Wednesday, 29 November 2017
Making a valid will - possibility of changes to the law ?
English Law is strict about the formalities normally required for an individual to make a valid will and these are set out in the Wills Act 1837 section 9. In particular, the will is only valid if it is in writing, and signed by the testator, or by some other person in his presence and by his direction. It must appear that the testator intended by his signature to give effect to the will and the signature has to have been made or acknowledged by the testator in the presence of two or more witnesses present at the same time. Each witness must attest and sign the will.
on formalities is supportable given the potential for fraudulent wills etc though it is also interesting that a will, once made, need not be registered and could, for example, be simply left in a drawer at the testator's home. Given that it is vital that the executor knows where the latest will actually is, it is advisable for testator's let it be known who has the will - e.g. it is with a solicitor or other service - see HERE and HERE. By way of contrast, Lasting Powers of Attorney made under the Mental Capacity Act 2005 have to be registered with the Office of the Public Guardian.
Privileged wills - Armed Forces etc.
Historically, until the 1837 Act it was possible for a will to be made orally. The right for anyone to make an oral will was restricted by the introduction of the formalities in the Wills Act 1837 section 9 BUT section 11 of the Act retained the right for "any soldier being in actual military service, or any mariner or seaman being at sea, may dispose of his [property] as he might have done before the making of this Act." The law was further clarified and extended by the Wills (Soldiers and Sailors) Act 1918. In present day law, the term "soldier" includes a member of the Air Force - 1918 Act section 5.
Dispensing with formalities?
Leaving such oral wills aside, would it be possible to make a will using, for example, E Mail or a Text? As the law stands, the formalities seem to exclude anything other than the formal paper will.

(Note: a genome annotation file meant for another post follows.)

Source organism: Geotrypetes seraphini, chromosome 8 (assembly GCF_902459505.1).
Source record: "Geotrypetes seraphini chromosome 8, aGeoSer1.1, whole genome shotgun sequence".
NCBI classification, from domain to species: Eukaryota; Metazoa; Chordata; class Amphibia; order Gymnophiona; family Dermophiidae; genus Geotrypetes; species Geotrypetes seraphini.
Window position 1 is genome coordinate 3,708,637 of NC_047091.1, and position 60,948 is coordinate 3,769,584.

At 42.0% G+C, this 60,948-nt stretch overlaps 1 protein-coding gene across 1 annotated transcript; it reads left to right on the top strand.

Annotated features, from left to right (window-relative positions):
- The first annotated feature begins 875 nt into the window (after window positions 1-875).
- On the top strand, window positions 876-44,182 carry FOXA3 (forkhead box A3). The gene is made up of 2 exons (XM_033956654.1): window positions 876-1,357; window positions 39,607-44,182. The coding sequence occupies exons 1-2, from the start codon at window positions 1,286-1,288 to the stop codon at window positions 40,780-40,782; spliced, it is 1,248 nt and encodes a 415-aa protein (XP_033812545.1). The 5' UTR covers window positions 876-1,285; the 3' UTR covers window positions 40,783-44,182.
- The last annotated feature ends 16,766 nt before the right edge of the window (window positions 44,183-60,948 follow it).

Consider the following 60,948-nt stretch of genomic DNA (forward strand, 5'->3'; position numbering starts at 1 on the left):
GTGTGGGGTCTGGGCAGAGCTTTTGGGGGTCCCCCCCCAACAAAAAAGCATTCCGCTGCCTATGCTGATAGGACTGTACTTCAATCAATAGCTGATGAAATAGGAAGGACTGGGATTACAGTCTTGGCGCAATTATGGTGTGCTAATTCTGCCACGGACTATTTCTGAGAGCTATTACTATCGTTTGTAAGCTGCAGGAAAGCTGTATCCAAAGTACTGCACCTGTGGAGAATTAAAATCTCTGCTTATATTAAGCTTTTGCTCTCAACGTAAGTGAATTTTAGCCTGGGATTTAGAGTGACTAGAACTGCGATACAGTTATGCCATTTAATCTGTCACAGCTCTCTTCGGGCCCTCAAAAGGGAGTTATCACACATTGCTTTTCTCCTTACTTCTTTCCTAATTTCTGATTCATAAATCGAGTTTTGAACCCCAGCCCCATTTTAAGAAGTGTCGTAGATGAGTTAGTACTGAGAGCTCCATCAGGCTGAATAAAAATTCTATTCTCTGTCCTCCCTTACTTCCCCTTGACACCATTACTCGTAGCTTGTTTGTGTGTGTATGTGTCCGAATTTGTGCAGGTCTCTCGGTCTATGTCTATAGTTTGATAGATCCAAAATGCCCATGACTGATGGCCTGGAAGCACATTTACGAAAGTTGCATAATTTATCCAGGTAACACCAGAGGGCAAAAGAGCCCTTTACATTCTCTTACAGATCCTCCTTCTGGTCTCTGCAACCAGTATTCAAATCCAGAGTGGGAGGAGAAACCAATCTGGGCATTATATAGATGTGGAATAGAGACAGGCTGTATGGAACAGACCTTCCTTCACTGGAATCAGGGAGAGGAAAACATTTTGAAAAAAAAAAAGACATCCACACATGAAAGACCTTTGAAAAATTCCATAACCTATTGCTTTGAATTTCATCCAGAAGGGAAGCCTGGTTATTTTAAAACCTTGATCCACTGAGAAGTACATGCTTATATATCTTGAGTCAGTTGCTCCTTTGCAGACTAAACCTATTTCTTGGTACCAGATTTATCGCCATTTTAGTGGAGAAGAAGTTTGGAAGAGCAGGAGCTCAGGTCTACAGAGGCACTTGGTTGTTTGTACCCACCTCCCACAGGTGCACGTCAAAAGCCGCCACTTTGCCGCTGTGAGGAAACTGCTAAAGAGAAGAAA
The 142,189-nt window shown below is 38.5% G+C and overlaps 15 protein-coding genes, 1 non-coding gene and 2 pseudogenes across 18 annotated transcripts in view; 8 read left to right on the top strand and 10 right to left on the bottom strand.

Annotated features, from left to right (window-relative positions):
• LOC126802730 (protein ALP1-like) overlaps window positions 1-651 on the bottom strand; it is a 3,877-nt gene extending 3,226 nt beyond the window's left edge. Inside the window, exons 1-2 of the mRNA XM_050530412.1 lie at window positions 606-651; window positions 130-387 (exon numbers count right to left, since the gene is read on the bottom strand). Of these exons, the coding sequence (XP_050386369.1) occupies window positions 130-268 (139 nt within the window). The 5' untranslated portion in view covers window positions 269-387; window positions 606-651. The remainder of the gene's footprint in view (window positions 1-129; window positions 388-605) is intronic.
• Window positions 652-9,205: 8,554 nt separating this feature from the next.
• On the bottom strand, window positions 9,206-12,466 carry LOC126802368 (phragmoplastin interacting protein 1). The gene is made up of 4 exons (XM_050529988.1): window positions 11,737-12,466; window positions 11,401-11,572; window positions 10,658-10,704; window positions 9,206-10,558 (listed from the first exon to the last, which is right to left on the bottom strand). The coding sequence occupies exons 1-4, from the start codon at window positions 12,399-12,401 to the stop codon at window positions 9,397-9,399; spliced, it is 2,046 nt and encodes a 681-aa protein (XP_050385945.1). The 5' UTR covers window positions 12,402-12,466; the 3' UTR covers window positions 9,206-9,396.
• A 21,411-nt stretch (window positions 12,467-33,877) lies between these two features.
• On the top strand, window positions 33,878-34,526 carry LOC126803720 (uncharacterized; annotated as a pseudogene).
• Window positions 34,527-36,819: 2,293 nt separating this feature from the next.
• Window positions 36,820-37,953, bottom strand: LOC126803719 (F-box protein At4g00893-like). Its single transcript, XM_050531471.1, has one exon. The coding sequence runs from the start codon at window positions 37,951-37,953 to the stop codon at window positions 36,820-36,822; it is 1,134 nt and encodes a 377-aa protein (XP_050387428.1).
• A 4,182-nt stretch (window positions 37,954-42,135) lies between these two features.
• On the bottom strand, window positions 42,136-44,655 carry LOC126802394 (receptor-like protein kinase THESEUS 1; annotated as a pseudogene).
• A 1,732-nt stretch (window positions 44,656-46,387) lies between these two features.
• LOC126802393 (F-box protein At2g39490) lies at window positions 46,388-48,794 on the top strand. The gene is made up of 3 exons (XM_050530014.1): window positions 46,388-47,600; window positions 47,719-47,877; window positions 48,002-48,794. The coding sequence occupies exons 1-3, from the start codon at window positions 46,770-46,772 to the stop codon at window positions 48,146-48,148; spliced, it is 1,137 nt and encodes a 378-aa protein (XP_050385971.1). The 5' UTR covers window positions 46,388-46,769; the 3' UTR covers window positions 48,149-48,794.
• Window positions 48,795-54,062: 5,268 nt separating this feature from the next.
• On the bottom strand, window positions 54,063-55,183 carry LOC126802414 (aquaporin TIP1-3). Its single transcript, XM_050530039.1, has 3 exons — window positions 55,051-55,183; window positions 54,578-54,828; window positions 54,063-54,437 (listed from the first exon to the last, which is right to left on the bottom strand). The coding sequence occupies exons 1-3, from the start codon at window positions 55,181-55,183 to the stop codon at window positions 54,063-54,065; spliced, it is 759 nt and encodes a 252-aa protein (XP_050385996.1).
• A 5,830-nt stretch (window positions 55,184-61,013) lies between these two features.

Some other countries have adopted a different approach. An example is Australia where there is statutory power for the court to dispense with formalities in some situations.
Barbara Rich wrote an article about the Queensland (Australia) case of Re Nichol where a Mr Nichol committed suicide and his relatives found his mobile phone which contained an unsent text which, in the exact circumstances of the case, the court held to be a valid will since the court could exercise its power to dispense with the usual formalities. The article is HERE and is an interesting discussion of the Nichol case. It is vital to note the judge's detailed attention to the evidence indicating the intention of Mr Nichol when he wrote the text.
As part of a project which commenced in early 2016, on 13 July 2017 the Law Commission published a wide-ranging consultation paper on the law of wills. The consultation closed on 10 November 2017. The Commission was of the view that - “The law of wills needs to be modernised to take account of the changes in society, technology and medical understanding that have taken place since the Victorian era.” One of the “significant changes” which it describes as relevant to its review is “the emergence of and increasing reliance on digital technology”, and one of the areas of will-making which the Law Commission reviews in depth is the requirement of formalities in order to make a valid will.
The Law Commission paper is a tour de force of the present law and the possibility of a "dispensing power" is discussed at para 5.81 et seq.
Keep Calm and Talk Law also has an article on the Nichol case and the possibility of a dispensing power. They make the very valid point that a power for the court to dispense with formalities is likely to be of no value if the costs of taking the matter to court eat up the estate in question !